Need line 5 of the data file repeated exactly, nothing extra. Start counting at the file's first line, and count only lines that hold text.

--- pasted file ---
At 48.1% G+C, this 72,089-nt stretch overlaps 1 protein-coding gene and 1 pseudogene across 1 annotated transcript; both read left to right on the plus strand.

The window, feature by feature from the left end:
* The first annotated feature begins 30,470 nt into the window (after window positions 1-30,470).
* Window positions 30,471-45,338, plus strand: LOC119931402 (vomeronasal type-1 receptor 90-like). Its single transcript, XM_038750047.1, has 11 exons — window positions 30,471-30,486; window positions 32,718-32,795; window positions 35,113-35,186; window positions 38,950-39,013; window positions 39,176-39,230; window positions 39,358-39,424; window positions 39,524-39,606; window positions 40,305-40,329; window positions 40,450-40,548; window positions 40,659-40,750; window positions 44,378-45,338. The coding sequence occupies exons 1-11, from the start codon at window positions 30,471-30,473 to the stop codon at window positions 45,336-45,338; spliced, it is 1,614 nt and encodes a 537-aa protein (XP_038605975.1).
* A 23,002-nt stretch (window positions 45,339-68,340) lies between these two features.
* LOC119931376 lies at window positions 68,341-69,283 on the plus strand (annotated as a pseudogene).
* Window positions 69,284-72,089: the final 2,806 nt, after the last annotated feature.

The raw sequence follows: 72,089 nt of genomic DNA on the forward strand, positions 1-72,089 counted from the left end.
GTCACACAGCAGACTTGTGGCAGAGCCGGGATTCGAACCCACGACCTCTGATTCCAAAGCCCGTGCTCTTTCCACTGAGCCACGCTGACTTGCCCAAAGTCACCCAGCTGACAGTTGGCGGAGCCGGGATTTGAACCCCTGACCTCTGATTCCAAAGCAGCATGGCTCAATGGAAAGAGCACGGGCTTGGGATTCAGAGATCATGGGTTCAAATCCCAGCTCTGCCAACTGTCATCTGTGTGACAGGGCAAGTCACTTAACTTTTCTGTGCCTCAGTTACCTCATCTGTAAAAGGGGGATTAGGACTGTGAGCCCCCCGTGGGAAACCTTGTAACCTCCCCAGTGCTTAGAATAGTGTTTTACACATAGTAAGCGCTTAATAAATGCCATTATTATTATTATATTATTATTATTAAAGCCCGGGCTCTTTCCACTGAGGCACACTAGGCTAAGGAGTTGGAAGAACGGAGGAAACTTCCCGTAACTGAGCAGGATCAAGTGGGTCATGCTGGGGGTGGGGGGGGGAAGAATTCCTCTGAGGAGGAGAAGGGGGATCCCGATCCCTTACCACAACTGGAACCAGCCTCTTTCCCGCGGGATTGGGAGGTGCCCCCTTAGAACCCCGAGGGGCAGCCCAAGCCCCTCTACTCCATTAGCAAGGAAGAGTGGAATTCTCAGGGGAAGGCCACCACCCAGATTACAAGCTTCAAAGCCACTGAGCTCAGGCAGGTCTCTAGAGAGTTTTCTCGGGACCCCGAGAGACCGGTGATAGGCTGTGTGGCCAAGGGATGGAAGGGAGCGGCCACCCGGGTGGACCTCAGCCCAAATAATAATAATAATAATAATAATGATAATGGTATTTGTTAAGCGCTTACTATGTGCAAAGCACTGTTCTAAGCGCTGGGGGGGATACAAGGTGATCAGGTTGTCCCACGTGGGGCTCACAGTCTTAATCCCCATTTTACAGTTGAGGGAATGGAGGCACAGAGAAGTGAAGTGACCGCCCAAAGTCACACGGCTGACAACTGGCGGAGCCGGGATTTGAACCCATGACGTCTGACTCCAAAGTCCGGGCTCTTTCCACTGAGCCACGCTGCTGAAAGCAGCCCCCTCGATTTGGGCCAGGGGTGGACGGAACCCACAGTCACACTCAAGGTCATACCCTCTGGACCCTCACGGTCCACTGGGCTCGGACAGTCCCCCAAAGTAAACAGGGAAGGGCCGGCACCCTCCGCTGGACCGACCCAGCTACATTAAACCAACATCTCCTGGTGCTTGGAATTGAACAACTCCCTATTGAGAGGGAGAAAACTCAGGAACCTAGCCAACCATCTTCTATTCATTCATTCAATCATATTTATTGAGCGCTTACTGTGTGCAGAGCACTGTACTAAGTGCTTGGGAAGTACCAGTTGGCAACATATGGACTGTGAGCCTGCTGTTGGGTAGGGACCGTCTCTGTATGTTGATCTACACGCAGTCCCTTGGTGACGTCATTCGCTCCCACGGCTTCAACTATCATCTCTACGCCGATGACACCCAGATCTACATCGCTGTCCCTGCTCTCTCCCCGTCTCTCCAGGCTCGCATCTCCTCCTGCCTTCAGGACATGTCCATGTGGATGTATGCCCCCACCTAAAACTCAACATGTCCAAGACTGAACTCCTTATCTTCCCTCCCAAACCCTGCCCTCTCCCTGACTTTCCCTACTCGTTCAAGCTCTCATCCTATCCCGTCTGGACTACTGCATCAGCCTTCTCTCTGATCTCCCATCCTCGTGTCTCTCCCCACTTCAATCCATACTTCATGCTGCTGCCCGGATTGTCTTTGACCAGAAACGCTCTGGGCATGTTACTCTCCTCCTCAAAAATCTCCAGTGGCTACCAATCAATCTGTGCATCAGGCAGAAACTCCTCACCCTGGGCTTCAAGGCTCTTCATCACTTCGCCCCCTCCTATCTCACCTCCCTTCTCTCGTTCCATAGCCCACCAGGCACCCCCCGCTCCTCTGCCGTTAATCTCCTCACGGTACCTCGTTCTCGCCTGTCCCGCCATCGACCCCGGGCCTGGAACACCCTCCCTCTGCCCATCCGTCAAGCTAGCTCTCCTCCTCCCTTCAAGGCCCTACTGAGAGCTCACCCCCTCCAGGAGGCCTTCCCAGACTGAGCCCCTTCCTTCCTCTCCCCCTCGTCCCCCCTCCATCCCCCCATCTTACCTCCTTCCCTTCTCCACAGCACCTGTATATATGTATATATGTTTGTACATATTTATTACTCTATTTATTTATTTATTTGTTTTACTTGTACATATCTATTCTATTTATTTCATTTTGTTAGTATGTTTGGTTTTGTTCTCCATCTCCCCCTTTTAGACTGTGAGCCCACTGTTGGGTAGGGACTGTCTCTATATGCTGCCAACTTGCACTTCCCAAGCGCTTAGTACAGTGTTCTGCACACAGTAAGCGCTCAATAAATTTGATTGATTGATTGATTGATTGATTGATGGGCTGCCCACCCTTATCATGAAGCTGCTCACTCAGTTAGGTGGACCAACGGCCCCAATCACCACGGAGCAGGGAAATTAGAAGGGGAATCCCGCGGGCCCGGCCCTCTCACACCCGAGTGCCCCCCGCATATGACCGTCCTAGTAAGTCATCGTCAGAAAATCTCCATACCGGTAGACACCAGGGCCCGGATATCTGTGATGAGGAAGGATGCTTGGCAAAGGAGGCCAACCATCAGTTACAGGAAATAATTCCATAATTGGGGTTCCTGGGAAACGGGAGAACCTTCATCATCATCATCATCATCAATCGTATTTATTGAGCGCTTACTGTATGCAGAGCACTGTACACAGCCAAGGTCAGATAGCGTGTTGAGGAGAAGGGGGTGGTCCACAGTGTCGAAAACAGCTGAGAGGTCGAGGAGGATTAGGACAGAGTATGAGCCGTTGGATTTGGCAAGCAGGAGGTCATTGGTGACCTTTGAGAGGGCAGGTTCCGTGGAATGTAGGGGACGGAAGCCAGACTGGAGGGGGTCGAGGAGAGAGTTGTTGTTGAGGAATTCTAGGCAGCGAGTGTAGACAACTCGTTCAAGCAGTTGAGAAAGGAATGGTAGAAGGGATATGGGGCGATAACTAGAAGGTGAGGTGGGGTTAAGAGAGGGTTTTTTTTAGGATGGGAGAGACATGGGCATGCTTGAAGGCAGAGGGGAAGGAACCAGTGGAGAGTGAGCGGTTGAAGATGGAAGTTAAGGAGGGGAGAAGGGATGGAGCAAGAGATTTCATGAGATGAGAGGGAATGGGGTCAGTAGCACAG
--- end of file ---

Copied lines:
* A 23,002-nt stretch (window positions 45,339-68,340) lies between these two features.